Pork Shoulder on Top, Brisket Flat on Bottom
I’ve been smoking pork shoulders on my Weber Smokey Mountain Smoker for quite some time now. They have been turning out great but I wanted to try something new. I have recently been reading about a method of smoking where a pork shoulder is placed on a grate above a beef brisket. The reasoning is that the fat and juices from the pork shoulder will drip down and “mop” the brisket. I figured this was worth a shot. Here’s what I did: Smoking pork and brisket together!
Bone In Pork Shoulder (Boston Butt)
Beef Brisket Flat
Pork Shoulder Injection (recipe below)
Brisket Dry Rub (recipe below)
Pork Shoulder Dry Rub
Ingredients for the Pork Shoulder Injection:
¾ cup apple juice
½ cup water
½ cup sugar
¼ cup salt
2 T Worcestershire sauce
Ingredients for the Brisket Flat Dry Rub:
½ cup salt
2 T black pepper
1 tsp sugar
½ tsp of ground chipotle chili pepper
½ tsp chili powder
1 tsp garlic powder
1 tsp dried onion flakes
If you are familiar with the Weber Smokey Mountain Smoker you’ll know that it has a top grate and a bottom grate for cooking. The plan today was to place a rather small brisket flat (~4 lbs), the standard grocery store brisket cut, on the bottom grate and have two pork shoulders sitting on the top grate. The idea was that the pork shoulder drippings may help keep the brisket moist.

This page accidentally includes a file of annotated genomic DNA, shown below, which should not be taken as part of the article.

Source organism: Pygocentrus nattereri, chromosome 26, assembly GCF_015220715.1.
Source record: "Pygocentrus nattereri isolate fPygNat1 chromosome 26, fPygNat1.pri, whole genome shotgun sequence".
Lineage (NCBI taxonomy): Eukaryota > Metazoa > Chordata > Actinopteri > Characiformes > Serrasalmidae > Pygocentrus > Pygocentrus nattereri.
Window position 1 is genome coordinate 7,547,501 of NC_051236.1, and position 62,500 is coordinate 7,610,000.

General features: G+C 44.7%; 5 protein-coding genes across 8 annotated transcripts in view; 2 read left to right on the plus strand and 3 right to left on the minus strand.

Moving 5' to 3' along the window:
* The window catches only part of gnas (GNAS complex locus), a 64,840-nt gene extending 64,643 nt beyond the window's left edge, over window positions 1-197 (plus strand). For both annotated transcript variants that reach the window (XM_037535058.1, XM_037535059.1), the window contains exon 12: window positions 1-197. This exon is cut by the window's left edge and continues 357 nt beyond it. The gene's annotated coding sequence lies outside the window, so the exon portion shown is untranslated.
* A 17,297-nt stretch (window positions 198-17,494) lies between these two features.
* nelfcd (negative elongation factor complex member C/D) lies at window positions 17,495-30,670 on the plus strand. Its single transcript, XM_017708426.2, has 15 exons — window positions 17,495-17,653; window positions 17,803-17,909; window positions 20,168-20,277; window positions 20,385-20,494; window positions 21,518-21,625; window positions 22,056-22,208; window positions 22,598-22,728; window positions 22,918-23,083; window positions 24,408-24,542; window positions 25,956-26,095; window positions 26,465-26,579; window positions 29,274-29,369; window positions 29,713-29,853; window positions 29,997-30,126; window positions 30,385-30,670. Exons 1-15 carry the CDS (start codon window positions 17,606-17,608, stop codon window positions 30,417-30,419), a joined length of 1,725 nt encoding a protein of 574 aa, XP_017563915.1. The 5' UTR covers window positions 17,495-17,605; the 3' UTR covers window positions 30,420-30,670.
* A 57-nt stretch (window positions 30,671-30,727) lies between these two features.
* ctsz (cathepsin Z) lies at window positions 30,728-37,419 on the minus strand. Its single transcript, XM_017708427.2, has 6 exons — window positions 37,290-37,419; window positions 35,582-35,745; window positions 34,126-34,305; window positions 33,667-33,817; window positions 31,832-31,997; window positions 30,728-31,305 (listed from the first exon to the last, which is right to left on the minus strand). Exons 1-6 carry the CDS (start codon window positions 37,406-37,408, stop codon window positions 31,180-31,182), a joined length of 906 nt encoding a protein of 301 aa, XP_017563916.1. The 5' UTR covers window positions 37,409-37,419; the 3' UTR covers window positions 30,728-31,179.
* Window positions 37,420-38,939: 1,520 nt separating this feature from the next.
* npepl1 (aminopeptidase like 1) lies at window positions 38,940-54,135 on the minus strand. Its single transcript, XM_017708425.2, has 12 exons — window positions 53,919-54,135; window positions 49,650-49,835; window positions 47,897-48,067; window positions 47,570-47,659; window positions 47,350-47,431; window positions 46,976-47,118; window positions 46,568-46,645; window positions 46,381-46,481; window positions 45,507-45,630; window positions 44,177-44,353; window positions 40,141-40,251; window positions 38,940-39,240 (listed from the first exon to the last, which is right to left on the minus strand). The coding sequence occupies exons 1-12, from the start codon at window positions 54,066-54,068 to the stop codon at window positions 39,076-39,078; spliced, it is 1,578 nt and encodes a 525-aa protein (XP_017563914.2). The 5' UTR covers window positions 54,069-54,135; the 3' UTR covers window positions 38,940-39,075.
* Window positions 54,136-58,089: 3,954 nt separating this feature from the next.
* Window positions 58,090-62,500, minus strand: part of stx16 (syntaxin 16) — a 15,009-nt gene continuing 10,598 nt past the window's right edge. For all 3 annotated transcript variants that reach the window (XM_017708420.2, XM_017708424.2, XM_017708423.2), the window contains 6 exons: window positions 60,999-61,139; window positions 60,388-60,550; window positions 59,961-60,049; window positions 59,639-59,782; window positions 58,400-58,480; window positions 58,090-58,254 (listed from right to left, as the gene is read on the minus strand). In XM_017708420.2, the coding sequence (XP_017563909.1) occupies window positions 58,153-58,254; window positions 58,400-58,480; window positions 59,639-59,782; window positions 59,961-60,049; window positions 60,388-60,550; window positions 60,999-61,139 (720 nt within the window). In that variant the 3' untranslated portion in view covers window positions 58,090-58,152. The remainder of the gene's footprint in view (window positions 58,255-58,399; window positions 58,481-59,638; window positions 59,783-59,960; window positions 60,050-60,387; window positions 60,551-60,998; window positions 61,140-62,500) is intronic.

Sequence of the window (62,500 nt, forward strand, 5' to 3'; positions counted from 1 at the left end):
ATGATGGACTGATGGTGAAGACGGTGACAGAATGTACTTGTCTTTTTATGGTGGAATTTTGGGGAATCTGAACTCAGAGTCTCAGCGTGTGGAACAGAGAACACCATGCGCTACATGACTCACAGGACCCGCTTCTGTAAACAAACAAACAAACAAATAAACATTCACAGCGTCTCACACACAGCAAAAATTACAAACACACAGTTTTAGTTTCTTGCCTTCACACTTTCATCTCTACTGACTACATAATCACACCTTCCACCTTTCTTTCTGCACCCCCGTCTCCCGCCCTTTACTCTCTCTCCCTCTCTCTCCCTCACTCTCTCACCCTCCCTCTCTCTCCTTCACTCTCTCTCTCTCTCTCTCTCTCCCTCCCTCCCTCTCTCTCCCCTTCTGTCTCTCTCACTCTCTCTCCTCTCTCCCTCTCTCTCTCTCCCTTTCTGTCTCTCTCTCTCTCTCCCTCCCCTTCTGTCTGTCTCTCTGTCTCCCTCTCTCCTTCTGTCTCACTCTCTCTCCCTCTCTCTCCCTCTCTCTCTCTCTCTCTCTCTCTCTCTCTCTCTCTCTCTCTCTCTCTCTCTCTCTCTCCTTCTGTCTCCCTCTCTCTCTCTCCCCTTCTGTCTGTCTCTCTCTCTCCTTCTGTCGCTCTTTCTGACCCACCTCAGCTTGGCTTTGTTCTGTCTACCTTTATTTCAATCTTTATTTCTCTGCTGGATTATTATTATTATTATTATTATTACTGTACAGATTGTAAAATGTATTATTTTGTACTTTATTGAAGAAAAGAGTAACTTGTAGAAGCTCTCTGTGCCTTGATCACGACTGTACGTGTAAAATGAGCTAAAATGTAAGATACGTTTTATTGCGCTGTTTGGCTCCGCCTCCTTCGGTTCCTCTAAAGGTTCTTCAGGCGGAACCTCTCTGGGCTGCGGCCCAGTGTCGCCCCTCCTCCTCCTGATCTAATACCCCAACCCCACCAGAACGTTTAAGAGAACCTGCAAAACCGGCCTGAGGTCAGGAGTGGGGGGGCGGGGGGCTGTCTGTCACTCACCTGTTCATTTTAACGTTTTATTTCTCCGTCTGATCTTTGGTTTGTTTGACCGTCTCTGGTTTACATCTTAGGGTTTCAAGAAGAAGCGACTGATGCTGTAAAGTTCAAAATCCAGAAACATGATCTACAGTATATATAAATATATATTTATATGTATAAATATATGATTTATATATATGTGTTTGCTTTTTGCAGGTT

The night before I put a standard BBQ dry rub on the pork shoulders. I didn’t put the dry rub on the brisket the night before because I was afraid it would overpower the beef flavor if it was left on too long. I put the above brisket dry rub on in the morning while the smoker was warming up. This rub is from Myron Mixon’s booked called “Smokin’ with Myron Mixon”.
In the morning I prepared my smoker to achieve 250 degrees, injected the pork shoulder with the above injection mix and put the meats on around 7am. The injection was really easy to make, I just mixed together all of the ingredients in a bowl and used my injection syringe to pull up the fluid for injection. I injected the pork shoulder about 10 times on each side using slow release pressure while pulling the needle out of the pork. You can really see the pork shoulder swell up with liquid when you do this.
I put a temperature probe in the beef brisket flat before assembling the smoker that way I wouldn’t have to take off the hot top grate to add it later.
I was maintaining great temperature all day long. The temperature needle was pretty much stuck on 250 degrees. However, after about 4 hours it started to dip around 225. At this time I normally take a handful of unlit coals, a big chunk of apple wood and toss them into the fire. For about 5-10 min after this I’ll leave the side door of the smoker open to allow the wood and coals to ignite a bit. I’ve found that this really helps keep the fire going. I also jam some aluminum foil in the door to help keep the meat on the bottom grate shielded from the cold air.
Since the pork was injected I chose not to mop the pork. This was quite handy and helped my temperature hold strong since I was only opening the dome to snap a few photos!
I switched the camera over to manual focus for the photo below so you can see the juices that have accumulated on top of the brisket during the smoke. The darn autofocus kept locking on the grates! This photo was taken about 4 hours into the smoke. It sure looks juicy down there.